About Author

John Hansen

John Hansen
  • Writing:

    Historical Fiction
  • Country: United States
  • Books: 9
  • Profession: Author
  • Born: 1 January
  • Member Since: Jul 2019
  • Profile Views: 4,559
  • Followers: 29
  • Visit author: Website, Twitter, Goodreads, Amazon,

After spending most of my adult life as a wildlife biologist and wildland firefighter I am now able to pursue my lifelong dream of being a writer. When not writing I can usually be found hiking and fishing in the mountains of Montana or Idaho with my wife Debi and our rescue dog, Bella.

John Hansen's Books

Stay in the know on books by John Hansen. See upcoming books and the bestselling by the author here. You'll Also find the deals on books by John Hansen.
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$0.99 kindle Free with KUeBook,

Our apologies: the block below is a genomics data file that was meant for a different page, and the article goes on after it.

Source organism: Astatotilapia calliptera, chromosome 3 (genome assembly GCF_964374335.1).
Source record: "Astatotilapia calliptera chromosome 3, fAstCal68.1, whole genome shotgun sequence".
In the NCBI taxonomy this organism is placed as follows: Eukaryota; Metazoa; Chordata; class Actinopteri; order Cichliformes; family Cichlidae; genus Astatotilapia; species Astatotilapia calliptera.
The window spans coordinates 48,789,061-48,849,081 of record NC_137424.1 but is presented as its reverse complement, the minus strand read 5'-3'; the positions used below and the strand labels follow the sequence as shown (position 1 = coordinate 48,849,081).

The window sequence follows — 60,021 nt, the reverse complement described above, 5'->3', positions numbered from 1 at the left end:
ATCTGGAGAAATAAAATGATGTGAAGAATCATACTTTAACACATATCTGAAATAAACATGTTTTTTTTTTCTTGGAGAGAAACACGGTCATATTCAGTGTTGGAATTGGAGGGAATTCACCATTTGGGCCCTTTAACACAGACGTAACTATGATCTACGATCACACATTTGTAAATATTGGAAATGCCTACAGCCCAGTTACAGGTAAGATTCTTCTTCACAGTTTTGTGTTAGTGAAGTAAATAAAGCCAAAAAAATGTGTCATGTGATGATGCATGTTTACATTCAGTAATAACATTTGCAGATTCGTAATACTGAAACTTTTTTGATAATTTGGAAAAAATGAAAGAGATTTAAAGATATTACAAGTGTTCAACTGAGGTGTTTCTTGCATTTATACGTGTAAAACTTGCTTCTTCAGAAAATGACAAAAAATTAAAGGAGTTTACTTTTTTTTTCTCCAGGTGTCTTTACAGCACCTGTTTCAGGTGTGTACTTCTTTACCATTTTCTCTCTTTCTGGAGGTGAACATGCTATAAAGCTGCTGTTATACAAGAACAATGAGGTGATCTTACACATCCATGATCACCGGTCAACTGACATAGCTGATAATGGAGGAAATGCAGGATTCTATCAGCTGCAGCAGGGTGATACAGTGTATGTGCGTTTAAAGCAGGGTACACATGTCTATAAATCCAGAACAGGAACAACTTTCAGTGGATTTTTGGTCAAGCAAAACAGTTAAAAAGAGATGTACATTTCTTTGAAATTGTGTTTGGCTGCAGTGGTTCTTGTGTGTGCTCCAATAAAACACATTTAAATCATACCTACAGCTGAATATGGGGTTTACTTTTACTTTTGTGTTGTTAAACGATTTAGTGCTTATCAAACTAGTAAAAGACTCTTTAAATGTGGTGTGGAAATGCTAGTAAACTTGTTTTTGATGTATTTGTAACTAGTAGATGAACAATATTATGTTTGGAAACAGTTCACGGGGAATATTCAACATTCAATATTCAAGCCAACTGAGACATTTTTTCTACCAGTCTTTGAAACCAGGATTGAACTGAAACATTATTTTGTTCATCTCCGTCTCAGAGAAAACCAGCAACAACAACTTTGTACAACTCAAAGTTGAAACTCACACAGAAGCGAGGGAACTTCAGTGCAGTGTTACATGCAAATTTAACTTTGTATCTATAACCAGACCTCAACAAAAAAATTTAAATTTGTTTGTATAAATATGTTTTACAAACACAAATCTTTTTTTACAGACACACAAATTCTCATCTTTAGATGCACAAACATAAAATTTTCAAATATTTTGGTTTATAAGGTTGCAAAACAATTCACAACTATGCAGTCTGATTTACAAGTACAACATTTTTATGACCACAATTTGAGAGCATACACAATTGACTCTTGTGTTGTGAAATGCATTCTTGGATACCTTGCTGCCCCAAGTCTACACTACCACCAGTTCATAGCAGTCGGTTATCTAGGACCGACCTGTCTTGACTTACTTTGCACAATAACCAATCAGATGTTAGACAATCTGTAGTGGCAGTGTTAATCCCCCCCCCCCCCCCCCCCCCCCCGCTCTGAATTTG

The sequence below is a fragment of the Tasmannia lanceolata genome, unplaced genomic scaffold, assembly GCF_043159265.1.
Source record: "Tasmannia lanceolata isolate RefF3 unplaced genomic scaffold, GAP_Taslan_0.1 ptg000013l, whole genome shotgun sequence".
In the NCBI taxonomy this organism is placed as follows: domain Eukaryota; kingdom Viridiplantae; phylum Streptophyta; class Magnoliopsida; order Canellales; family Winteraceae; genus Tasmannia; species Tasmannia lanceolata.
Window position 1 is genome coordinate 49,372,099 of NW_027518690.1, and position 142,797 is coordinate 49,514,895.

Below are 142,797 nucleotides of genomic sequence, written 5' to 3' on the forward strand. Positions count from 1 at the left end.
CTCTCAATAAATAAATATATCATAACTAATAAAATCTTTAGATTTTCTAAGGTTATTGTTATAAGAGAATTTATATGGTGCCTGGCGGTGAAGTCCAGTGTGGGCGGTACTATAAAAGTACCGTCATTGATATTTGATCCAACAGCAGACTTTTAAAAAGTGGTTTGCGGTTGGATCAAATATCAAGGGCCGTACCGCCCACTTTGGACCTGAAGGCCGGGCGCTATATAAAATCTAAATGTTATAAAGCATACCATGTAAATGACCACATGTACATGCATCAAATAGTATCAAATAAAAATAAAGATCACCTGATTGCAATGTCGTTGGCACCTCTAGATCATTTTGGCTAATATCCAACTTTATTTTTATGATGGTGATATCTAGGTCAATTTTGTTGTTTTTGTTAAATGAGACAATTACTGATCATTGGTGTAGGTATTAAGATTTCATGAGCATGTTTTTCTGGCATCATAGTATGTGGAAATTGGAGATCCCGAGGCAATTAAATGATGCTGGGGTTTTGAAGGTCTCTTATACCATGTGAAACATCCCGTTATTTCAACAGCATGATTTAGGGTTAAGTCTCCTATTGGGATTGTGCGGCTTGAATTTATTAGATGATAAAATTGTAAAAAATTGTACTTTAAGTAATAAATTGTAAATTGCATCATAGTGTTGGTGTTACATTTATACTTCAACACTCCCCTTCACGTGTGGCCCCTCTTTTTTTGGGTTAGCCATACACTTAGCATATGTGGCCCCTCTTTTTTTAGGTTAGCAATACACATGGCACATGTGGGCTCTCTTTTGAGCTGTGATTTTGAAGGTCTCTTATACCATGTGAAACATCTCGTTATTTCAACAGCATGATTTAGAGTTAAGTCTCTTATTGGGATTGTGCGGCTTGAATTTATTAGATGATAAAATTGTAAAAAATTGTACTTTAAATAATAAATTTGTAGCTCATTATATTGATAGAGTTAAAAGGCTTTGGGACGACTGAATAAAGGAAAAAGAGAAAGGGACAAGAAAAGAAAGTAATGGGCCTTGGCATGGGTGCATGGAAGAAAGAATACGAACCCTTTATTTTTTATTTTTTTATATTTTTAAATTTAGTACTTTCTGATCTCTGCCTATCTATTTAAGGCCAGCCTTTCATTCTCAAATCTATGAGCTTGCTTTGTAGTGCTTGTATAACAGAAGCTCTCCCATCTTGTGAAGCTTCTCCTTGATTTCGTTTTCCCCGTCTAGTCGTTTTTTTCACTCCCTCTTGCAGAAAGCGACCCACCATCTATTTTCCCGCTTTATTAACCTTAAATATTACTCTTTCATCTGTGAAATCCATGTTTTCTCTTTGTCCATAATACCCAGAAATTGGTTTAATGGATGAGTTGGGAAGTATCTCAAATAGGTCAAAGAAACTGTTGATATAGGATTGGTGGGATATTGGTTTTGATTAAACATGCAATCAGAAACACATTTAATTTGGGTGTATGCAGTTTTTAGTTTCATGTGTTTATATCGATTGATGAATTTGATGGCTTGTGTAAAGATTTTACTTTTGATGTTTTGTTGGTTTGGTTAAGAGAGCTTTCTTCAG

Secrets of the Gros Ventreby John HansenPublish: May 27, 2020
Elk Meadows
$1.1 kindleeBook,
Elk Meadowsby John HansenPublish: Dec 31, 2019Action & Adventure
The Outfit
$0.99 kindle Free with KUeBook,
The Outfitby John HansenPublish: May 09, 2019
Hard Times
$0.99 kindle Free with KUeBook,
Hard Timesby John HansenPublish: Jul 02, 2019
A Bad Place To Be
$0.99 kindle Free with KUeBook,
A Bad Place To Beby John HansenPublish: Dec 27, 2015
Chasing Demons
$0.99 kindle Free with KUeBook,
Chasing Demonsby John HansenPublish: Oct 05, 2016
Out of Necessity
$0.99 kindle Free with KUeBook,
Out of Necessityby John HansenPublish: May 10, 2018
Unfortunate Words
$0.99 kindle Free with KUeBook,
Unfortunate Wordsby John HansenPublish: Oct 17, 2017
Pursuit Of Glory
$0.99 kindle Free with KUeBook,
Pursuit Of Gloryby John HansenPublish: Apr 19, 2017

John Hansen's Awards and Achievements

    John Hansen has earned excellence awards over time. Here is the glimpse of the accolades clinched by the author.

  • FINALIST - 2019 Goethe Award

    Hard Times

  • FINALIST - 2019 Laramie Award

    The Outfit

  • Finalist - Will Rogers Medallion

    Unfortunate Words

  • Will Rogers Silver Medallion

    Chasing Demons